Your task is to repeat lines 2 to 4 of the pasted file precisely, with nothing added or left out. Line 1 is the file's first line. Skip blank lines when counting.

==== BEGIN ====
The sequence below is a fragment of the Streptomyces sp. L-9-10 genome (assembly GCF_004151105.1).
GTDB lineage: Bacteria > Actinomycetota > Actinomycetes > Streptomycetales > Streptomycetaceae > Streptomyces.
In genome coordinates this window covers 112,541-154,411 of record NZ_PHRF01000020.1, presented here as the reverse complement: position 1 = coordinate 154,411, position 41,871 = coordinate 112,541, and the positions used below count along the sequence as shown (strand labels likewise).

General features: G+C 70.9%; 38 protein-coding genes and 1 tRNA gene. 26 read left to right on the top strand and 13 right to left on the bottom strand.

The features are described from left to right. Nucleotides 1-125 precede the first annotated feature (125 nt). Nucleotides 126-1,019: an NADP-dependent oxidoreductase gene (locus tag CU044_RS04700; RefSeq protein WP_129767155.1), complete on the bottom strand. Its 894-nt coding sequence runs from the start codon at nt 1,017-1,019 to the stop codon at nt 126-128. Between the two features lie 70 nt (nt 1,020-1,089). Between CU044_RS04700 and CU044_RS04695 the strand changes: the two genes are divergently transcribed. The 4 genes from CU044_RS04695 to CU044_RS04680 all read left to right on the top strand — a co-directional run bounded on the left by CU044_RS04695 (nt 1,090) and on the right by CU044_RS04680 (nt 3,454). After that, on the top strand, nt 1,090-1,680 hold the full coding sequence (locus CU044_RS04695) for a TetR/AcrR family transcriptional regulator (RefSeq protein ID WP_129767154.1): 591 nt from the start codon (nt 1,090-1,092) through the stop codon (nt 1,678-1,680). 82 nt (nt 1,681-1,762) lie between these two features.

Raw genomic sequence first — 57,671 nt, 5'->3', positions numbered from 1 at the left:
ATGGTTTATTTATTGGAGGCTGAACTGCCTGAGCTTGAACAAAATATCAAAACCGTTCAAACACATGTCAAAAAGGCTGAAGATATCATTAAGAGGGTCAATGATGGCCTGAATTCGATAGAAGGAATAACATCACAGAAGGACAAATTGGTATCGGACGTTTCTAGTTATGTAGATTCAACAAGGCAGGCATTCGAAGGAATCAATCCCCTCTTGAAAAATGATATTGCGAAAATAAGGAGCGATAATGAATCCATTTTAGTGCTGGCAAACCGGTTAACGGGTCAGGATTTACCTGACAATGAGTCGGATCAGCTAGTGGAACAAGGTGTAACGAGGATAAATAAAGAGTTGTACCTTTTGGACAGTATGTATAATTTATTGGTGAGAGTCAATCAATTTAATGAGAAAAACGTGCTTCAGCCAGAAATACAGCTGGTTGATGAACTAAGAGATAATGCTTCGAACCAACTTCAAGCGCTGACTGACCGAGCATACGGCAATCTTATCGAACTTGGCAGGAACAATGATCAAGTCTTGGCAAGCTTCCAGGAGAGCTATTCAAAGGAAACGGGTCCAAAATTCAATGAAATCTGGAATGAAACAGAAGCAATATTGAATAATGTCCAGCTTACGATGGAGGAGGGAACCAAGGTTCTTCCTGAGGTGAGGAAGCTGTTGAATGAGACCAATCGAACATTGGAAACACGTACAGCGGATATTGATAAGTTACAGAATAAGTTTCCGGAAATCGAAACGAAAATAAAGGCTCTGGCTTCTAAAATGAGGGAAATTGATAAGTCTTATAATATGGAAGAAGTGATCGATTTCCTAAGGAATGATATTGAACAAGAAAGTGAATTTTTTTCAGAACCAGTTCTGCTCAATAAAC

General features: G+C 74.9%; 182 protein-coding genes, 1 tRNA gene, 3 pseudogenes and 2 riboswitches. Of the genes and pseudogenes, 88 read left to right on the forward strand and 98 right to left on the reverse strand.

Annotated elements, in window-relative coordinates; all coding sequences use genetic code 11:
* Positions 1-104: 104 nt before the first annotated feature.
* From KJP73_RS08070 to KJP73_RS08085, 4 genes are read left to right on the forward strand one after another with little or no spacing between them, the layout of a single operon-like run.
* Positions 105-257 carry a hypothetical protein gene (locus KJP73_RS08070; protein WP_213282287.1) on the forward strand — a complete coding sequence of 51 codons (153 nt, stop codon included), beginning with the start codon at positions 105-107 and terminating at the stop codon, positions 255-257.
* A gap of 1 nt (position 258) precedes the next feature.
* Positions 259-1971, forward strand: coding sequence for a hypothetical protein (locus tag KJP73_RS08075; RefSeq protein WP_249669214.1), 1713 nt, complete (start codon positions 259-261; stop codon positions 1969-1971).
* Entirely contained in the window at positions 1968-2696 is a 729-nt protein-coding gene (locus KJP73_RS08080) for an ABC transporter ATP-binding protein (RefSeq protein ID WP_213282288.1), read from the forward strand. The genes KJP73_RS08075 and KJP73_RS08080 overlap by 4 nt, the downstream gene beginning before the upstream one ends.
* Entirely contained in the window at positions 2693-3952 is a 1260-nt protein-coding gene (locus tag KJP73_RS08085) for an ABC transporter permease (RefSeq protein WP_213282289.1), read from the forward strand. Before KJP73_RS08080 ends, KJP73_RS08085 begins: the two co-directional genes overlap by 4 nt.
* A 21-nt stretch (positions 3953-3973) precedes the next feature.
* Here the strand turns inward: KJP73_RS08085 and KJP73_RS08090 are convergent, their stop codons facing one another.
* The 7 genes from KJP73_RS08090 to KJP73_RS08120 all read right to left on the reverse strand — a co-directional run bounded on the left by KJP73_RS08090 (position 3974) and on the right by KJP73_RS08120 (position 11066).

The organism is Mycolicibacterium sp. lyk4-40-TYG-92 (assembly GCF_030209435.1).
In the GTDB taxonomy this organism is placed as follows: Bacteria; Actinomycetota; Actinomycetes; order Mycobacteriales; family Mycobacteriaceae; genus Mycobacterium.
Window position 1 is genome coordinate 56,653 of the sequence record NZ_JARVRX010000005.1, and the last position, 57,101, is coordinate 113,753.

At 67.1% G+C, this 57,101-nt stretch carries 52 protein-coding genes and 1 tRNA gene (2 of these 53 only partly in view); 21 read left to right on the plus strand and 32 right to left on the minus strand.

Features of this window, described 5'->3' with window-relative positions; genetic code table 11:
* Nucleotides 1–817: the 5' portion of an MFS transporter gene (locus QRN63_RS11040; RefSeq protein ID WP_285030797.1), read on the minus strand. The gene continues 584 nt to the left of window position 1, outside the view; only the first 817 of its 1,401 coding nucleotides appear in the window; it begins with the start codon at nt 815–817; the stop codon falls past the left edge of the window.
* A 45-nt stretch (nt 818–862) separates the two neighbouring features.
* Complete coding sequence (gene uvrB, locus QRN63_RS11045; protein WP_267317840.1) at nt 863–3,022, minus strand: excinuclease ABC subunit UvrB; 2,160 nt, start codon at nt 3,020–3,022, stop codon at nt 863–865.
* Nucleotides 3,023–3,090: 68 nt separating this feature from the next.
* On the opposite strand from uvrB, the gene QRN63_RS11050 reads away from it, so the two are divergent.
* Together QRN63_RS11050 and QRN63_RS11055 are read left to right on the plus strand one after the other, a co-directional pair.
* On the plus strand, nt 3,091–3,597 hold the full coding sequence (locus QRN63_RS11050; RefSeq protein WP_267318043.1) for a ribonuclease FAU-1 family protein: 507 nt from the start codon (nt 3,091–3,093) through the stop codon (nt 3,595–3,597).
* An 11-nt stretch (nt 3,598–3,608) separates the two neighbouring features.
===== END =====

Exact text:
GTDB lineage: Bacteria > Actinomycetota > Actinomycetes > Streptomycetales > Streptomycetaceae > Streptomyces.
In genome coordinates this window covers 112,541-154,411 of record NZ_PHRF01000020.1, presented here as the reverse complement: position 1 = coordinate 154,411, position 41,871 = coordinate 112,541, and the positions used below count along the sequence as shown (strand labels likewise).

General features: G+C 70.9%; 38 protein-coding genes and 1 tRNA gene. 26 read left to right on the top strand and 13 right to left on the bottom strand.